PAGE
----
Russia and Iran sign 5 year deal for oil cooperation
The proposed crude deal between Russia and Iran will complicate their relations with the West, argues Anthony Woolich, a partner at law firm Holman Fenwick Willan
Under the cosh of Western sanctions, Russia and Iran are plotting a way to help each other. On 5 August, Alexander Novak, the Russian energy minister, and his Iranian counterpart, Bijan Zanganeh, signed a five-year memorandum in Moscow, which included co-operation in the oil sector and could be worth $20 billion.
A large oil-for-goods deal was part of the discussion, although no confirmed details emerged about either the volumes involved or the timeframe for implementation. “Based on Iran’s proposal,” said a Russian statement, “we can participate in arranging crude oil shipments, including to Russia.” Volumes would be determined by “market needs”.
Any deal that sees Russia buy large quantities of oil from Iran may fall foul of extra-territorial US sanctions against Iran, which seek to limit exports of Iranian oil. Ironically, Russia is one of the countries - alongside the UK, US, China, France and Germany -- which recently agreed to continue until 24 November the partial suspension of sanctions against Iran, as agreed in November 2013. Under the extra-territorial US sanctions, waivers have been given to certain nations which continue to purchase Iranian oil, but have significantly reduced their purchases of Iranian oil, in particular India, China, South Korea, Japan, Turkey and Taiwan. Russia has received no such waiver.
Russia may feel that it is already in sufficiently hot water with the US in relation to Crimea that it need not be concerned about a possible breach of the US sanctions against Iran. And the proposed deal could be large. Russia would buy up to 500,000 barrels a day (b/d), or a third of Iranian oil exports, in exchange for Russian equipment and goods. (Some press reports put the figure much lower, at 70,000 b/d).
This could help Iran to increase oil exports substantially, undermining Western sanctions. The goods Iran receives in exchange for its oil could potentially include, for example, equipment and technology for its oil and gas industry – circumventing rules that stop US and EU suppliers exporting that kind of kit to Iran, and boosting its goal to double oil production by 2018. Iranian oil output capacity is now 2.9 million b/d, according to the International Energy Agency.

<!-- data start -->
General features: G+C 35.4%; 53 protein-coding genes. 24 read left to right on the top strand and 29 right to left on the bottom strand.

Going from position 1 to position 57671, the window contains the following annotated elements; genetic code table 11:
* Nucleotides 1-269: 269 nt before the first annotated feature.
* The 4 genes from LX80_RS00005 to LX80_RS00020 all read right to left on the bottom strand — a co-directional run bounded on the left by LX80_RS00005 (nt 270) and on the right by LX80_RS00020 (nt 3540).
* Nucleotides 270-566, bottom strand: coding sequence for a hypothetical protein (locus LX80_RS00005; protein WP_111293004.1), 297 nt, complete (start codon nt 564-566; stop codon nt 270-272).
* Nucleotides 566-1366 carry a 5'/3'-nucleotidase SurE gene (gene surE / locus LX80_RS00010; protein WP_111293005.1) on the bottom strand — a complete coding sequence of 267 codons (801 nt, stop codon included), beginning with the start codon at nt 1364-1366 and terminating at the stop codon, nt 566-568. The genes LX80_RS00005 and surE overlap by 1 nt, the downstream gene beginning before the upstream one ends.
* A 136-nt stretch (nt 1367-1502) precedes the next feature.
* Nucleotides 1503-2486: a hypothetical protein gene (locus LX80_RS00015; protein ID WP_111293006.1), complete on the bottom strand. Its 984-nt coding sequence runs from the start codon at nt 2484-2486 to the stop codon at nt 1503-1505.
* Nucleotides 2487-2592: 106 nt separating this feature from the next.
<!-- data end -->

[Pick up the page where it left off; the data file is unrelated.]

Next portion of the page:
Russia is hoping deals with China and Iran will reduce the impact of sanctions
Quite what Russia, the world’s second-largest oil exporter, would do with the Iranian crude is another question. Russia does not have refineries close to its ports and there are no oil pipelines between Russia and Iran, so the oil would have to be shipped. One theory is that Russia would sell the oil on to China, to satisfy its obligation to supply 290,000 b/d for 25 years. Russia has had trouble honouring that commitment, not least because some of the oil was supposed to flow to China from Kazakhstan’s much-troubled Kashagan oilfield, where gas problems have again delayed start up. But if this is the plan, it would raise questions about the waiver China received from the US, which was based on its agreeing to lessen its imports of Iranian oil. If the waiver were lifted (say, after 24 November), then the US government could impose sanctions on China. The US government could also impose sanctions on Russia.
Iranian oil is getting to market, anyway. Recent reports suggest an extra 525,000 b/d of ultra-light oil has reached Asian buyers. This puts the levels above those imposed by the US, and is worth about $1.5bn of additional trade to Iran.
Nonetheless, Iran is still feeling the squeeze of Western sanctions on its oil. Sanctions of another kind are putting pressure on Russia, too. There is some logic, then, in these two oil producing giants teaming up to help each other in their respective crises – even if Russia has a conflict of interest, given its involvement in negotiations with Iran over the nuclear issue and the sanctions that are part of it.
The latest deal could complicate things still further, deepening the EU and US suspicions about Russia’s foreign policy and exacerbating the difficulties caused by Russia’s recent activities in Crimea and Ukraine. How far will Russia go in antagonising the West?